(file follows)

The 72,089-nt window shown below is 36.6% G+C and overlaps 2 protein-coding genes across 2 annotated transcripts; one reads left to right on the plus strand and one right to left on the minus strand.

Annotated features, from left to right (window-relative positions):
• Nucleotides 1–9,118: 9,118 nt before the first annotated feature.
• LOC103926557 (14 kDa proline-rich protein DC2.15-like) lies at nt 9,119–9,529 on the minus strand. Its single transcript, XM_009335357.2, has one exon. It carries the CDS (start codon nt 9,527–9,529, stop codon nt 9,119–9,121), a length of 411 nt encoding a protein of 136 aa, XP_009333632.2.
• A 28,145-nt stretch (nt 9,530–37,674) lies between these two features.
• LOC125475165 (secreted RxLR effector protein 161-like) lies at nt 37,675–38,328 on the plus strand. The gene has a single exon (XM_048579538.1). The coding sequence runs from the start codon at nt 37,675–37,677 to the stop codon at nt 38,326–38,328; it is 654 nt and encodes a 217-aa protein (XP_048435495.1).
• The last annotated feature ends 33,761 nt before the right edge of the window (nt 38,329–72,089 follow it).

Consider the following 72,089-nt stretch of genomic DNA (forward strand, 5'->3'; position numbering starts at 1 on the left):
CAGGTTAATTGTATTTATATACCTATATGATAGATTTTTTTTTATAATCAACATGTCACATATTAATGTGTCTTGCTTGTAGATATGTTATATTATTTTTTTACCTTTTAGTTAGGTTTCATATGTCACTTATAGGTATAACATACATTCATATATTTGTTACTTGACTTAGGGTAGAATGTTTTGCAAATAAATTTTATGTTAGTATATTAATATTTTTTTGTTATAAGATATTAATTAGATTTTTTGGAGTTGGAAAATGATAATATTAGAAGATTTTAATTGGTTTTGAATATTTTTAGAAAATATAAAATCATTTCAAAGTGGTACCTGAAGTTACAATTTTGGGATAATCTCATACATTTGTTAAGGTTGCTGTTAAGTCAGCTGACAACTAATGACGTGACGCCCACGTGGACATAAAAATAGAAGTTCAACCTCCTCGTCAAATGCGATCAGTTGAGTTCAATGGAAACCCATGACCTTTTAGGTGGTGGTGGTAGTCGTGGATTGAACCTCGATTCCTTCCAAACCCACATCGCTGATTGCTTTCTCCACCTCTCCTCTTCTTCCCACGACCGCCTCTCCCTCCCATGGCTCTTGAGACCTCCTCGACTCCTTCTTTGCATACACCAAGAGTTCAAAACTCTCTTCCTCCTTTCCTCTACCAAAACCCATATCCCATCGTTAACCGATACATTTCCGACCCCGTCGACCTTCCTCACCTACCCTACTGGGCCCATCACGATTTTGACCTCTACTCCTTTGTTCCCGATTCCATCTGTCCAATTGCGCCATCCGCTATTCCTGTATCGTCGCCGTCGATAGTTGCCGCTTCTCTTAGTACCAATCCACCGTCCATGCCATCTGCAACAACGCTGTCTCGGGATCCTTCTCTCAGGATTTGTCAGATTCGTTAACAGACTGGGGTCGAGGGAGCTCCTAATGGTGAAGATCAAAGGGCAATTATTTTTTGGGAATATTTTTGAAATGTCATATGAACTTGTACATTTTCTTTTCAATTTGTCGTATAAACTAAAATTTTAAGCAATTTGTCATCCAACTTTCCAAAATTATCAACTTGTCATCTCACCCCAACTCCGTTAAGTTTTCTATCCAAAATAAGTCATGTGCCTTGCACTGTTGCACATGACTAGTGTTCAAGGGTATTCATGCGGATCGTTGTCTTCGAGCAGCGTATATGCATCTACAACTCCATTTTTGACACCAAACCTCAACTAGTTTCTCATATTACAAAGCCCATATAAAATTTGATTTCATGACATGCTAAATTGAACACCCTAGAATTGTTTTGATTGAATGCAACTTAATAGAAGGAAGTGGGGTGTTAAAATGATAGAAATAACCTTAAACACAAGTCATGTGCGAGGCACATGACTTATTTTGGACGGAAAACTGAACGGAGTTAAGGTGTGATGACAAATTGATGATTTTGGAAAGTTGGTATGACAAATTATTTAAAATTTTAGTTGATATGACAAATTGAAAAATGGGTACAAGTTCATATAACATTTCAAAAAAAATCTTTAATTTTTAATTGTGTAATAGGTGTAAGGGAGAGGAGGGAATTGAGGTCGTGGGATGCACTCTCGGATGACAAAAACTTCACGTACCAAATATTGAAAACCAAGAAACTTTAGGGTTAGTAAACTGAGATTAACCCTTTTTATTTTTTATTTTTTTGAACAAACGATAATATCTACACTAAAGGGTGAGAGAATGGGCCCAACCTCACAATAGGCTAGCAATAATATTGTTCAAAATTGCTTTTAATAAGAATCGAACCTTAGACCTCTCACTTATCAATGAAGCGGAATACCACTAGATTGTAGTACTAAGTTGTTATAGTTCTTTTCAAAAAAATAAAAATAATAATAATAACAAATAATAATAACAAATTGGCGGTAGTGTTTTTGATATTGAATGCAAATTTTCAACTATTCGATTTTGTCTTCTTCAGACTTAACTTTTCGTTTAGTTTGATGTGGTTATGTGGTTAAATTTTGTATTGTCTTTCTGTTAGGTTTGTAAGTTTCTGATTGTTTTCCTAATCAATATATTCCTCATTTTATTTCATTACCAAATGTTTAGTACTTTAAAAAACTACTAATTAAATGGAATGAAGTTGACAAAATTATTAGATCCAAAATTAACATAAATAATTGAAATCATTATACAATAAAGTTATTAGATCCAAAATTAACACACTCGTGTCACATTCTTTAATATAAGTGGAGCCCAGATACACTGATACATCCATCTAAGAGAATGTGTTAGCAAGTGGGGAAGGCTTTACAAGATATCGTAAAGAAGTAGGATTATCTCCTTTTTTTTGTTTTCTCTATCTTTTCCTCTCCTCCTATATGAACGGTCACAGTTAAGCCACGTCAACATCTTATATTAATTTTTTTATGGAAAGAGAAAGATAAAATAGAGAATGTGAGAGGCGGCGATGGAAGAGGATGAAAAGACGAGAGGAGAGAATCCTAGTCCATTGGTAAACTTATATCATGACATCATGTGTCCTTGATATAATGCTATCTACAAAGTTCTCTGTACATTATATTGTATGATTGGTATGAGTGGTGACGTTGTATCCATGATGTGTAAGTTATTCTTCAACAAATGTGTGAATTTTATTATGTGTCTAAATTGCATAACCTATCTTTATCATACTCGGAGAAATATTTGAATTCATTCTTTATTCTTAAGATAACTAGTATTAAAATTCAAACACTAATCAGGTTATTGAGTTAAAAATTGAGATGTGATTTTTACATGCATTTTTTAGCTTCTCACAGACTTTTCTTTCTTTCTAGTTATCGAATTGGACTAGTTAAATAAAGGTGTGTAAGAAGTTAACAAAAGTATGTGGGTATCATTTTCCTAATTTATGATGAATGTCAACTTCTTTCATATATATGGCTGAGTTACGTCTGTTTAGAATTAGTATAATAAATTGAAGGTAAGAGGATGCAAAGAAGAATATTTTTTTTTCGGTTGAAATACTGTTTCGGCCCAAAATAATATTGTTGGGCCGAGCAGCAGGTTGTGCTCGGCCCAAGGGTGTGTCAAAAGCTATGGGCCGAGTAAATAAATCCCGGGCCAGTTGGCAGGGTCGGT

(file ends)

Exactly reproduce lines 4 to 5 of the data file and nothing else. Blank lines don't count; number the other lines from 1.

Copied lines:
• LOC103926557 (14 kDa proline-rich protein DC2.15-like) lies at nt 9,119–9,529 on the minus strand. Its single transcript, XM_009335357.2, has one exon. It carries the CDS (start codon nt 9,527–9,529, stop codon nt 9,119–9,121), a length of 411 nt encoding a protein of 136 aa, XP_009333632.2.
• A 28,145-nt stretch (nt 9,530–37,674) lies between these two features.